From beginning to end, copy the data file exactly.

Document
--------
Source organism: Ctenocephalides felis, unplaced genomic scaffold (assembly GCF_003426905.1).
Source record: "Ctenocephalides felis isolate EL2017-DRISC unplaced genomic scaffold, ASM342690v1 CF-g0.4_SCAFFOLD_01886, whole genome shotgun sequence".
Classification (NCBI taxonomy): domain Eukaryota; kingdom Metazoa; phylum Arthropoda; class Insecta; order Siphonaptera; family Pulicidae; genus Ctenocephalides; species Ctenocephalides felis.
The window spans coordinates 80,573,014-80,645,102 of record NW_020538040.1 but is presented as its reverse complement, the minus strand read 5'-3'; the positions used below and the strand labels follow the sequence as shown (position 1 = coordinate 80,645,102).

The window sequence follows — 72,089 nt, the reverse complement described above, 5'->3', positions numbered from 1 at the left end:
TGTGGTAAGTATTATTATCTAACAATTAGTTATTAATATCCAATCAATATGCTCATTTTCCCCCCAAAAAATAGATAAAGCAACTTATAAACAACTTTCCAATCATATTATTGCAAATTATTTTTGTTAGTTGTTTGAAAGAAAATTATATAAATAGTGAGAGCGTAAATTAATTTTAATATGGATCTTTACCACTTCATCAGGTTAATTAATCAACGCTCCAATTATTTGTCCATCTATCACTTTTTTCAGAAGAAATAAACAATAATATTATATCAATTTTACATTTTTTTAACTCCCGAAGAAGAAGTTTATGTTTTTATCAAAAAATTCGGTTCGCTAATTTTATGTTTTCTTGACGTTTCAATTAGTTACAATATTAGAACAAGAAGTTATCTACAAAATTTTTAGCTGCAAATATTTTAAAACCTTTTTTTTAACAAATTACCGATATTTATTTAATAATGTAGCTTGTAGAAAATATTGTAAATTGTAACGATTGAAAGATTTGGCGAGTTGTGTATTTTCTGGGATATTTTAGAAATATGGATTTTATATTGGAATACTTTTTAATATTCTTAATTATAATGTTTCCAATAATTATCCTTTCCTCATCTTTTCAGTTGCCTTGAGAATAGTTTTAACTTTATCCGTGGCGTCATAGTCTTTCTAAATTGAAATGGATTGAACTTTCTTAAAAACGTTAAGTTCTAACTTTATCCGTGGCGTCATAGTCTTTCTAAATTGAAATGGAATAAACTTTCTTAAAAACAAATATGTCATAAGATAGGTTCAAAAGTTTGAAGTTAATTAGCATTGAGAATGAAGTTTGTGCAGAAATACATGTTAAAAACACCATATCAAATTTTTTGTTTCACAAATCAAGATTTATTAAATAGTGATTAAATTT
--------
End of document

Source organism: Ctenocephalides felis, unplaced genomic scaffold (assembly GCF_003426905.1).
Source record: "Ctenocephalides felis isolate EL2017-DRISC unplaced genomic scaffold, ASM342690v1 CF-g0.4_SCAFFOLD_01886, whole genome shotgun sequence".
Classification (NCBI taxonomy): domain Eukaryota; kingdom Metazoa; phylum Arthropoda; class Insecta; order Siphonaptera; family Pulicidae; genus Ctenocephalides; species Ctenocephalides felis.
The window spans coordinates 80,573,014-80,645,102 of record NW_020538040.1 but is presented as its reverse complement, the minus strand read 5'-3'; the positions used below and the strand labels follow the sequence as shown (position 1 = coordinate 80,645,102).

The window sequence follows — 72,089 nt, the reverse complement described above, 5'->3', positions numbered from 1 at the left end:
TGTGGTAAGTATTATTATCTAACAATTAGTTATTAATATCCAATCAATATGCTCATTTTCCCCCCAAAAAATAGATAAAGCAACTTATAAACAACTTTCCAATCATATTATTGCAAATTATTTTTGTTAGTTGTTTGAAAGAAAATTATATAAATAGTGAGAGCGTAAATTAATTTTAATATGGATCTTTACCACTTCATCAGGTTAATTAATCAACGCTCCAATTATTTGTCCATCTATCACTTTTTTCAGAAGAAATAAACAATAATATTATATCAATTTTACATTTTTTTAACTCCCGAAGAAGAAGTTTATGTTTTTATCAAAAAATTCGGTTCGCTAATTTTATGTTTTCTTGACGTTTCAATTAGTTACAATATTAGAACAAGAAGTTATCTACAAAATTTTTAGCTGCAAATATTTTAAAACCTTTTTTTTAACAAATTACCGATATTTATTTAATAATGTAGCTTGTAGAAAATATTGTAAATTGTAACGATTGAAAGATTTGGCGAGTTGTGTATTTTCTGGGATATTTTAGAAATATGGATTTTATATTGGAATACTTTTTAATATTCTTAATTATAATGTTTCCAATAATTATCCTTTCCTCATCTTTTCAGTTGCCTTGAGAATAGTTTTAACTTTATCCGTGGCGTCATAGTCTTTCTAAATTGAAATGGATTGAACTTTCTTAAAAACGTTAAGTTCTAACTTTATCCGTGGCGTCATAGTCTTTCTAAATTGAAATGGAATAAACTTTCTTAAAAACAAATATGTCATAAGATAGGTTCAAAAGTTTGAAGTTAATTAGCATTGAGAATGAAGTTTGTGCAGAAATACATGTTAAAAACACCATATCAAATTTTTTGTTTCACAAATCAAGATTTATTAAATAGTGATTAAATTT